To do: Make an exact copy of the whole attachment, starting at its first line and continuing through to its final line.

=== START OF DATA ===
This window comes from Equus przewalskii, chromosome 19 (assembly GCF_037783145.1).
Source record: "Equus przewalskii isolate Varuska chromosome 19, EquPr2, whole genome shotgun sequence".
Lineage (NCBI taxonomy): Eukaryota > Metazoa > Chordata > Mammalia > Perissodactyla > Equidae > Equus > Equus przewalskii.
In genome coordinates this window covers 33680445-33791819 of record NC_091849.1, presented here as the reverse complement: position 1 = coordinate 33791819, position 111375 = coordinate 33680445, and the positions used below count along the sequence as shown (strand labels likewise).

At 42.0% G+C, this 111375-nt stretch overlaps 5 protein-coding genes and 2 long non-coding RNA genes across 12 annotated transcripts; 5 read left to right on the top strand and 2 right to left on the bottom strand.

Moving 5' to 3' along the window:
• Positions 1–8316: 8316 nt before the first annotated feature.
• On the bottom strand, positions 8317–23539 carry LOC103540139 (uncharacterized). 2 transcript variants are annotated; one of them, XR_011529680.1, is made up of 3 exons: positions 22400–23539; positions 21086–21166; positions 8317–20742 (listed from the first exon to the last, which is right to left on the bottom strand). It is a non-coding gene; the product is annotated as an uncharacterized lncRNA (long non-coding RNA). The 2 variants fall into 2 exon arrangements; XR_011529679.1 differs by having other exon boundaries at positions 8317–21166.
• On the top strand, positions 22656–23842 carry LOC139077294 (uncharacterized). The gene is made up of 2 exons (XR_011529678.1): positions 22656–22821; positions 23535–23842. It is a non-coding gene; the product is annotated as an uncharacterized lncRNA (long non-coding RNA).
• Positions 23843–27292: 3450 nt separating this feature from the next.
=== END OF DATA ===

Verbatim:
This window comes from Equus przewalskii, chromosome 19 (assembly GCF_037783145.1).
Source record: "Equus przewalskii isolate Varuska chromosome 19, EquPr2, whole genome shotgun sequence".
Lineage (NCBI taxonomy): Eukaryota > Metazoa > Chordata > Mammalia > Perissodactyla > Equidae > Equus > Equus przewalskii.
In genome coordinates this window covers 33680445-33791819 of record NC_091849.1, presented here as the reverse complement: position 1 = coordinate 33791819, position 111375 = coordinate 33680445, and the positions used below count along the sequence as shown (strand labels likewise).

At 42.0% G+C, this 111375-nt stretch overlaps 5 protein-coding genes and 2 long non-coding RNA genes across 12 annotated transcripts; 5 read left to right on the top strand and 2 right to left on the bottom strand.

Moving 5' to 3' along the window:
• Positions 1–8316: 8316 nt before the first annotated feature.
• On the bottom strand, positions 8317–23539 carry LOC103540139 (uncharacterized). 2 transcript variants are annotated; one of them, XR_011529680.1, is made up of 3 exons: positions 22400–23539; positions 21086–21166; positions 8317–20742 (listed from the first exon to the last, which is right to left on the bottom strand). It is a non-coding gene; the product is annotated as an uncharacterized lncRNA (long non-coding RNA). The 2 variants fall into 2 exon arrangements; XR_011529679.1 differs by having other exon boundaries at positions 8317–21166.
• On the top strand, positions 22656–23842 carry LOC139077294 (uncharacterized). The gene is made up of 2 exons (XR_011529678.1): positions 22656–22821; positions 23535–23842. It is a non-coding gene; the product is annotated as an uncharacterized lncRNA (long non-coding RNA).
• Positions 23843–27292: 3450 nt separating this feature from the next.